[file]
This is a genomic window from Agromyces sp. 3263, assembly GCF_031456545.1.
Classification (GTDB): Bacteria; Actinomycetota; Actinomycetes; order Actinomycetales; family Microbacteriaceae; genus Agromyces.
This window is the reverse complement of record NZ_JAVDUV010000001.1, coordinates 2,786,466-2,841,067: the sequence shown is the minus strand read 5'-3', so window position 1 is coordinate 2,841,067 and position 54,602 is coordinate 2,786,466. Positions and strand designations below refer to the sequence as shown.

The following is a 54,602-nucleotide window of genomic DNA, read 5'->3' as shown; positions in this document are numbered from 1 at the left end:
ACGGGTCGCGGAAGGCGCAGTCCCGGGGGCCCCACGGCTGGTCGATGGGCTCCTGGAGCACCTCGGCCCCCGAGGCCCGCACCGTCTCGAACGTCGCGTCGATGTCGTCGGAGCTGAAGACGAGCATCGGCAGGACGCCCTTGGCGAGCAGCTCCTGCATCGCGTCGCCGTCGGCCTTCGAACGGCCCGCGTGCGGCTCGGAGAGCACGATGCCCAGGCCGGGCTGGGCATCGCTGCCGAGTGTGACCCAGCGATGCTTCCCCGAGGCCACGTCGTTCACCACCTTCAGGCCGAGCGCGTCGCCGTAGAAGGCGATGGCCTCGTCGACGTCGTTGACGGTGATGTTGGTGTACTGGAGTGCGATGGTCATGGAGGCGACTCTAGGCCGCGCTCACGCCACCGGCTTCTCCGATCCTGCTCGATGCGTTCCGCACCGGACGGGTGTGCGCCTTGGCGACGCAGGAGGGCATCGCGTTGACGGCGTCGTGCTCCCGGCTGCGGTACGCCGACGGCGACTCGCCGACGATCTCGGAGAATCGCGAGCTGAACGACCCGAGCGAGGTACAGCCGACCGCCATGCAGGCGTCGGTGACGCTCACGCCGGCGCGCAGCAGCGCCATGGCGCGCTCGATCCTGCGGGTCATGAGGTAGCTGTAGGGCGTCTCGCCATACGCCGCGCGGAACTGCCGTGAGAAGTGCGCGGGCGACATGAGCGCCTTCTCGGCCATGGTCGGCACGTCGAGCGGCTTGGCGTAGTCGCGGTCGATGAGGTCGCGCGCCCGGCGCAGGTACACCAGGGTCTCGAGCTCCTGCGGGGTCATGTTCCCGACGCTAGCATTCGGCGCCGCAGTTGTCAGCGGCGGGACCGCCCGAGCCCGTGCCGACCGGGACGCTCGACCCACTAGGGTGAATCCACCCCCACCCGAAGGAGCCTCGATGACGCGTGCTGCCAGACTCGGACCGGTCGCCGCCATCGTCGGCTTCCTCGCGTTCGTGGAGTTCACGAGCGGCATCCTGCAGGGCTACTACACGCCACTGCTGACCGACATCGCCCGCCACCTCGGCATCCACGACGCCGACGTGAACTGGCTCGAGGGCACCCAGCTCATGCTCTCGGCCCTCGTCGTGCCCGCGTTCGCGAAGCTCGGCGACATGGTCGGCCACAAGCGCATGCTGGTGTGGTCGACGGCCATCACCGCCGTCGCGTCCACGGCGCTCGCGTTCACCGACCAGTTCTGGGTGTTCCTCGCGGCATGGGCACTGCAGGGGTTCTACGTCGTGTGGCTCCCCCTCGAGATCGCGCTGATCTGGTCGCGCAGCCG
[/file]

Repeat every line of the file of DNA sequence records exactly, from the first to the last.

This is a genomic window from Agromyces sp. 3263, assembly GCF_031456545.1.
Classification (GTDB): Bacteria; Actinomycetota; Actinomycetes; order Actinomycetales; family Microbacteriaceae; genus Agromyces.
This window is the reverse complement of record NZ_JAVDUV010000001.1, coordinates 2,786,466-2,841,067: the sequence shown is the minus strand read 5'-3', so window position 1 is coordinate 2,841,067 and position 54,602 is coordinate 2,786,466. Positions and strand designations below refer to the sequence as shown.

The following is a 54,602-nucleotide window of genomic DNA, read 5'->3' as shown; positions in this document are numbered from 1 at the left end:
ACGGGTCGCGGAAGGCGCAGTCCCGGGGGCCCCACGGCTGGTCGATGGGCTCCTGGAGCACCTCGGCCCCCGAGGCCCGCACCGTCTCGAACGTCGCGTCGATGTCGTCGGAGCTGAAGACGAGCATCGGCAGGACGCCCTTGGCGAGCAGCTCCTGCATCGCGTCGCCGTCGGCCTTCGAACGGCCCGCGTGCGGCTCGGAGAGCACGATGCCCAGGCCGGGCTGGGCATCGCTGCCGAGTGTGACCCAGCGATGCTTCCCCGAGGCCACGTCGTTCACCACCTTCAGGCCGAGCGCGTCGCCGTAGAAGGCGATGGCCTCGTCGACGTCGTTGACGGTGATGTTGGTGTACTGGAGTGCGATGGTCATGGAGGCGACTCTAGGCCGCGCTCACGCCACCGGCTTCTCCGATCCTGCTCGATGCGTTCCGCACCGGACGGGTGTGCGCCTTGGCGACGCAGGAGGGCATCGCGTTGACGGCGTCGTGCTCCCGGCTGCGGTACGCCGACGGCGACTCGCCGACGATCTCGGAGAATCGCGAGCTGAACGACCCGAGCGAGGTACAGCCGACCGCCATGCAGGCGTCGGTGACGCTCACGCCGGCGCGCAGCAGCGCCATGGCGCGCTCGATCCTGCGGGTCATGAGGTAGCTGTAGGGCGTCTCGCCATACGCCGCGCGGAACTGCCGTGAGAAGTGCGCGGGCGACATGAGCGCCTTCTCGGCCATGGTCGGCACGTCGAGCGGCTTGGCGTAGTCGCGGTCGATGAGGTCGCGCGCCCGGCGCAGGTACACCAGGGTCTCGAGCTCCTGCGGGGTCATGTTCCCGACGCTAGCATTCGGCGCCGCAGTTGTCAGCGGCGGGACCGCCCGAGCCCGTGCCGACCGGGACGCTCGACCCACTAGGGTGAATCCACCCCCACCCGAAGGAGCCTCGATGACGCGTGCTGCCAGACTCGGACCGGTCGCCGCCATCGTCGGCTTCCTCGCGTTCGTGGAGTTCACGAGCGGCATCCTGCAGGGCTACTACACGCCACTGCTGACCGACATCGCCCGCCACCTCGGCATCCACGACGCCGACGTGAACTGGCTCGAGGGCACCCAGCTCATGCTCTCGGCCCTCGTCGTGCCCGCGTTCGCGAAGCTCGGCGACATGGTCGGCCACAAGCGCATGCTGGTGTGGTCGACGGCCATCACCGCCGTCGCGTCCACGGCGCTCGCGTTCACCGACCAGTTCTGGGTGTTCCTCGCGGCATGGGCACTGCAGGGGTTCTACGTCGTGTGGCTCCCCCTCGAGATCGCGCTGATCTGGTCGCGCAGCCG